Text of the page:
Shopping Centres are being forced to expand their leisure offerings. The growing choice today’s consumer has joint with their growing expectations are driving shopping centres to develop their services. Consumers no longer go to a Shopping Centre for the sole purpose of buying a product; centres have become venues for social and experiential purposes.
Shopping Centres are quickly acting upon this which can be seen through the continuous developments going on across the globe – it’s hard to walk through a major city without seeing cranes and construction work happening. Just this week British Land revealed details of a £300m leisure hall extension planned for Meadowhall and intu Lakeside has signed an agreement to create a Nickelodeon themed indoor family entertainment centre!
Intu are heavily investing in their centres to expand their leisure offerings. Last December intu Potteries completed their £19million 6,500 sq-m leisure extension which included 7 restaurants and a 9-screen cinema! Following the success of this expansion, they have planned a further £350million investment at Watford, Broadmarsh and Lakeside with cinema and dining extensions to keep their schemes different and relevant.
Intu aren’t the only ones investing in leisure developments – last month the White Rose Centre in Leeds began their 65,000 sq ft leisure expansion which is due to complete Autumn 2017 and The Royal Victoria Place in Kent has just received the go ahead for their 173,000 sq ft food & beverage and leisure extension!
The leisure trend in Shopping Centres is a worldwide theme! In Poland, the Galeria Tomaszow scheme currently being constructed is set to open in Autumn this year. The centre is being developed in a city which prior to this had no modern shopping centre, designed to save the local demographic travelling to the next location. A strong focus in this development is on leisure and dining to entice visitors and create a community hub to suit all of their retail and leisure needs.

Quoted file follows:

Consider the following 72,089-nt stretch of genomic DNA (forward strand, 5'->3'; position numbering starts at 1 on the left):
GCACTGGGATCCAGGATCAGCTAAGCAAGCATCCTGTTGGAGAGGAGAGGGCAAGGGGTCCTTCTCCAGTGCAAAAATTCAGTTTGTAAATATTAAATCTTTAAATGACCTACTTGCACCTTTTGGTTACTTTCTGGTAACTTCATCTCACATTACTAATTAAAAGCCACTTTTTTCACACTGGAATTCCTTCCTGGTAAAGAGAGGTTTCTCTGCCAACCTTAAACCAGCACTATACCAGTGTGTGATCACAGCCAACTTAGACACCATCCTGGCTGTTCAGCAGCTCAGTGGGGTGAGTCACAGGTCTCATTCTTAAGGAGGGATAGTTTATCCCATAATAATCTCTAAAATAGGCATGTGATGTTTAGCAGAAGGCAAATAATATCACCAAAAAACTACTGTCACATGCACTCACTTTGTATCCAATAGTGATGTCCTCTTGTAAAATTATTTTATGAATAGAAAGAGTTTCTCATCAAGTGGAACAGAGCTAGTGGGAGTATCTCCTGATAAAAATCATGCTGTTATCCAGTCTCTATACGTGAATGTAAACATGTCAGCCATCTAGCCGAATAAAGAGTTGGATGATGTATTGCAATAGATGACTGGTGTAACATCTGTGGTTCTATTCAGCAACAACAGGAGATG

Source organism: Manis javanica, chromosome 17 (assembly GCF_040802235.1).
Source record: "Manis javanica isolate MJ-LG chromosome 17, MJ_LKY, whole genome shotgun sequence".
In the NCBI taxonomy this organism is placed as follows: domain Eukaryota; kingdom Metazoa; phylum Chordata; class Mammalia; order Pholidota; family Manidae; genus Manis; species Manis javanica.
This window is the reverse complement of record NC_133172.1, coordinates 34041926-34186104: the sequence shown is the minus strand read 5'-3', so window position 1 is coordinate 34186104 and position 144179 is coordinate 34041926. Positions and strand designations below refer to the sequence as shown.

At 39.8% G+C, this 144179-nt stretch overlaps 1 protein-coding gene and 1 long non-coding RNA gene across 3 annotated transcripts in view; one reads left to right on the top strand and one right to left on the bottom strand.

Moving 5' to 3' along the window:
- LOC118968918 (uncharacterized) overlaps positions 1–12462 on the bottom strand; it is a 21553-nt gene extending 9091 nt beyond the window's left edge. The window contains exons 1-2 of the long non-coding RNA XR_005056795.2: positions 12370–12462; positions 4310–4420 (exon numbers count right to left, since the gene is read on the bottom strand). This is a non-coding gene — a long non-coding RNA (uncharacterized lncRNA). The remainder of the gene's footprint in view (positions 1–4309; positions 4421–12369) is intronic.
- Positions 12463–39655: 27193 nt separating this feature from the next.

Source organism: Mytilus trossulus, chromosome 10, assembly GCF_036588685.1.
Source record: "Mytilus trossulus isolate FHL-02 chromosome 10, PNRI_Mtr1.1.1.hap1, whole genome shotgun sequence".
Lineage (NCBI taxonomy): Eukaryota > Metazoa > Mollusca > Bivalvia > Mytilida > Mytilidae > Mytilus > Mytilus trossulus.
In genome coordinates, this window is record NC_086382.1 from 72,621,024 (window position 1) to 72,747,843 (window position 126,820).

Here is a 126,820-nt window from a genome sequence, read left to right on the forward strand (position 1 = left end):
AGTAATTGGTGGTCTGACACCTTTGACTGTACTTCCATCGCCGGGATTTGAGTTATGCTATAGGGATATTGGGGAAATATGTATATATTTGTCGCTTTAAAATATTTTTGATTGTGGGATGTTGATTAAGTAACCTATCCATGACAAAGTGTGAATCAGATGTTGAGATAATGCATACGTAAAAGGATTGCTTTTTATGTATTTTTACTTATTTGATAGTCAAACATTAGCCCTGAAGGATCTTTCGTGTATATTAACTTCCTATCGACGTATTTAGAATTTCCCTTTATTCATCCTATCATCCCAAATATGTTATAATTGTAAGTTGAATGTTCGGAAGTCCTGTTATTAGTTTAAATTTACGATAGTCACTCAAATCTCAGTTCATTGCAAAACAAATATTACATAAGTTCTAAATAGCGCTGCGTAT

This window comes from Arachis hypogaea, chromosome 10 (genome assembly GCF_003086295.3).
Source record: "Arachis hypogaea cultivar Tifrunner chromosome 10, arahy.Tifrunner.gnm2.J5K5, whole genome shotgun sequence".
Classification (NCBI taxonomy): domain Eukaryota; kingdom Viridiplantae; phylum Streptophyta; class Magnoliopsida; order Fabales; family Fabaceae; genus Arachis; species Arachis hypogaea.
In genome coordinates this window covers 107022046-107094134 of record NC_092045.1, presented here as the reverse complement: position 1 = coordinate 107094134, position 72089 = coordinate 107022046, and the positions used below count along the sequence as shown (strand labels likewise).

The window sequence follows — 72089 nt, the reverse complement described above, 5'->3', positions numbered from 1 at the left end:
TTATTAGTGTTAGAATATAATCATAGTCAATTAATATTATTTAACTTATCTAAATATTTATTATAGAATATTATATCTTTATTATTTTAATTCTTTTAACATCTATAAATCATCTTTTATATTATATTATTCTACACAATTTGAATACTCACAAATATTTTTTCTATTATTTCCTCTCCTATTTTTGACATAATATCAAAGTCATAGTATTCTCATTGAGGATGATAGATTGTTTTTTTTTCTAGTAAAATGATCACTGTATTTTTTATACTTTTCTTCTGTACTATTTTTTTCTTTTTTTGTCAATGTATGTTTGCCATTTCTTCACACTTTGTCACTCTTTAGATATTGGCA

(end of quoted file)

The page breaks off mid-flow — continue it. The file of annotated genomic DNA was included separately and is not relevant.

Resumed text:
In Russia, the MegaGrinn centre completed on the 1st March 2016 contains an amusement park, hotel and sport facilities. In the Netherlands the Hoog Catharijine centre is planned to go under development in 2017 to build a cinema, hotel and casino.
There are so many more developments happening in Europe and internationally which represent how the shift in consumer expectations is quickly shaping requirements for shopping centres. Centres are becoming destinations where the public want to spend time and have become part of their lifestyle.
The ECE recently released a study which found 40% of visitors choose a shopping centre based on the available dining options. Gerard Groener, MD of IKEA Centres, talked to Across magazine and stated ‘Food and Beverage services will grow to take up 20 or 25% of the total floor area of future centres’, which demonstrates how centres are alive to consumers’ growing expectations and understand centres are no longer merely for shopping.
Developing leisure aspects in schemes will help drive new customers and higher footfall. If the leisure offering is something rare and exciting, people will travel to your scheme rather than visiting their local. A great example of this is Legoland at intu Trafford Centre, Manchester: this extension encourages visitors from all over the country, and most individuals will go into the centre to shop, have dinner or go to the cinema after their trip to Legoland. This shows how the destination has become a venue for a day trip or even a weekend, in comparison to historically being somewhere visited for an hour or two.
The leisure aspect adds value to schemes, it give the public more reason to visit and increases dwell time. With the developments of technology and the ease consumers have to shop from home, shopping centres need to expand their offerings to keep their scheme relevant and appealing to today’s savvy consumer!
Katrina Whitehead, Marketing and Operations, Foundation Recruitment